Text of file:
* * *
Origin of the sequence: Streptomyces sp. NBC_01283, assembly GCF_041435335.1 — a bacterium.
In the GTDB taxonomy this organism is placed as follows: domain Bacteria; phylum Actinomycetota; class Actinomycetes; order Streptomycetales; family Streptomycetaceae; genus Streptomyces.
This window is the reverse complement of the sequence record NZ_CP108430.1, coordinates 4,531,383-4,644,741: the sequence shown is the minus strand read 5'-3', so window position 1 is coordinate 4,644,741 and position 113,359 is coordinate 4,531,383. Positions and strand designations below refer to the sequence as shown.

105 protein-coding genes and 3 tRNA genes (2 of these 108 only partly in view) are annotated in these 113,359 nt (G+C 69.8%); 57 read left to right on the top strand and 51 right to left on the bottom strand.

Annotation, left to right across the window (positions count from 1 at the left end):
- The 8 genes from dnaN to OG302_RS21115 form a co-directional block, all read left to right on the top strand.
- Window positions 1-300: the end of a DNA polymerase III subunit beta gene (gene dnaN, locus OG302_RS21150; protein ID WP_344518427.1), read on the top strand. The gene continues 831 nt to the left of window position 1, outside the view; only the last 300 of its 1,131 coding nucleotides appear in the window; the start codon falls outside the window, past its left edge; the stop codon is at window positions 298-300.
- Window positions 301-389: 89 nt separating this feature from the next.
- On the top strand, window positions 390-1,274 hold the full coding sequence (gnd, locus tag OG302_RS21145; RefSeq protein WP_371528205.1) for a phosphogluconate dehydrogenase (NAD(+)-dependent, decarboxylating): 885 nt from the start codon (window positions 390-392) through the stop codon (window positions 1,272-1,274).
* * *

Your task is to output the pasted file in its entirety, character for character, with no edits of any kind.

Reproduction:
Origin of the sequence: Streptomyces sp. NBC_01283, assembly GCF_041435335.1 — a bacterium.
In the GTDB taxonomy this organism is placed as follows: domain Bacteria; phylum Actinomycetota; class Actinomycetes; order Streptomycetales; family Streptomycetaceae; genus Streptomyces.
This window is the reverse complement of the sequence record NZ_CP108430.1, coordinates 4,531,383-4,644,741: the sequence shown is the minus strand read 5'-3', so window position 1 is coordinate 4,644,741 and position 113,359 is coordinate 4,531,383. Positions and strand designations below refer to the sequence as shown.

105 protein-coding genes and 3 tRNA genes (2 of these 108 only partly in view) are annotated in these 113,359 nt (G+C 69.8%); 57 read left to right on the top strand and 51 right to left on the bottom strand.

Annotation, left to right across the window (positions count from 1 at the left end):
- The 8 genes from dnaN to OG302_RS21115 form a co-directional block, all read left to right on the top strand.
- Window positions 1-300: the end of a DNA polymerase III subunit beta gene (gene dnaN, locus OG302_RS21150; protein ID WP_344518427.1), read on the top strand. The gene continues 831 nt to the left of window position 1, outside the view; only the last 300 of its 1,131 coding nucleotides appear in the window; the start codon falls outside the window, past its left edge; the stop codon is at window positions 298-300.
- Window positions 301-389: 89 nt separating this feature from the next.
- On the top strand, window positions 390-1,274 hold the full coding sequence (gnd, locus tag OG302_RS21145; RefSeq protein WP_371528205.1) for a phosphogluconate dehydrogenase (NAD(+)-dependent, decarboxylating): 885 nt from the start codon (window positions 390-392) through the stop codon (window positions 1,272-1,274).